Feel their pain. Monique and Peter (Scorupco and O'Donnell) struggle to rescue someone from yet another sudden crisis...
Vertical Limit

dir Martin Campbell
scr Robert King, Terry Hayes
with Chris O'Donnell, Robin Tunney, Bill Paxton, Scott Glenn, Nicholas Lea, Izabella Scorupco, Temuera Morrison, Roshan Seth, Stuart Wilson, Steve Le Marquand, Ben Mendelsohn, Robert Taylor
release US 8.Dec.00; UK 19.Jan.01
Columbia 00/US 2h06 2 out of 5 stars
REVIEW BY RICH CLINE
Over and over again, Hollywood spends millions on films with virtually no script. And here's a virtually textbook example, so awful that it's actually fun to watch. On the slopes of K2, the world's "toughest" peak, everyone has a tortured past: Siblings Peter and Annie (O'Donnell and Tunney) are struggling to cope with a tragic family accident three years earlier. Now Peter is trying to rescue Annie, trapped in a deep crevasse with ruthless businessman Elliot (Paxton), who has a private agenda for wanting to get to the top on schedule, despite warnings from climbing expert Tom (Lea, aka The X-Files' Krycek, so how can we trust him?). Peter gets help from grizzled mountain man Montgomery (Glenn), who's trying to put to rest the death of his wife on K2 years ago. Stir in a few avalanches, surprise storms, very high cliffs, daring rescues and several cylinders of unstable Pakistani nitro-glycerine, and you've got Dynasty at 26,000 feet!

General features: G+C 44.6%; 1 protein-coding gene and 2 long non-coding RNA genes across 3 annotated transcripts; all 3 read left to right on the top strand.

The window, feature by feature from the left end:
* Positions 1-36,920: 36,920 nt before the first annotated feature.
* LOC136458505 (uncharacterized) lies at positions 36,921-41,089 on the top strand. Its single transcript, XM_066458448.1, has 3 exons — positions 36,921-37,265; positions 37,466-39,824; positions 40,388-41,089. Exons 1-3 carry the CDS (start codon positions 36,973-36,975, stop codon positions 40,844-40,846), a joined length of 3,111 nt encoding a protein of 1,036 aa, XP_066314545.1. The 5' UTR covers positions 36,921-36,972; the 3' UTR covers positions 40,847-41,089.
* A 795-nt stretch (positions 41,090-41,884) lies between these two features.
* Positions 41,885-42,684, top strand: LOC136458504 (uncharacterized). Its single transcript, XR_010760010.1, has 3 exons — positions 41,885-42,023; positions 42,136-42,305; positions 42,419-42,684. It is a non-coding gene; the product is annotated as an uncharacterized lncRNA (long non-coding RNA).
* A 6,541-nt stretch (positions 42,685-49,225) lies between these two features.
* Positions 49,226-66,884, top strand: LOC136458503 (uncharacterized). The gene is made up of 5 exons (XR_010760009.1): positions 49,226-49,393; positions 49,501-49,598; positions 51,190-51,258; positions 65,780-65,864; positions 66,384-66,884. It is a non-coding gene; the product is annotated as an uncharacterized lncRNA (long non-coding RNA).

It's just so ludicrous that your jaw drops further with each melodramatic, illogical scene. Time is of the essence, but everyone continually stops for unnecessary soul searching, tentative romance, murderous sneakiness, ethnic zaniness (oh those wacky Aussies!), gratuitous death-defying action, whatever it takes to solve each person's life quest. And it doesn't even look that good. Admittedly, some mountain scenery is stunning, but most shots look like bad special effects blue-screened behind cheesy sets. Gritty realism is represented by gruesome injuries and sudden death; otherwise it's pure fantasy to watch all this shouting and exerting at such high altitudes ... where it's not even cold enough to freeze the tears streaming down everyone's cheeks. None of the actors have much to do besides hit their marks and emote on command. None of the action sequences, however awesome they may look, contains even a smidge of suspense. And despite all the moping, weeping, hugging and true confessions, the only moral seems to be that you should never climb K2 with a cylinder of unstable Pakistani nitro-glycerine.

[12--grisliness, language, themes] 15.Jan.01

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Luca Signorelli, Torino: 1/5 "Insane. Absolutely insane. I'm a climber myself and I didn't want to believe the hype, but it's true - the scriptwriters must have hired some consultant just to remove whatever link to the realities of climbing this movie may had originally. The first scene (with probably the most surreal climbing accident ever imagined) had me on the floor laughing my head off. And the rest is just worse! It's the Plan 9 From Outer Space of mountain movies - I honestly can't imagine how it could have been worse!" (30.Dec.05)
2001 by Rich Cline, Shadows on the Wall

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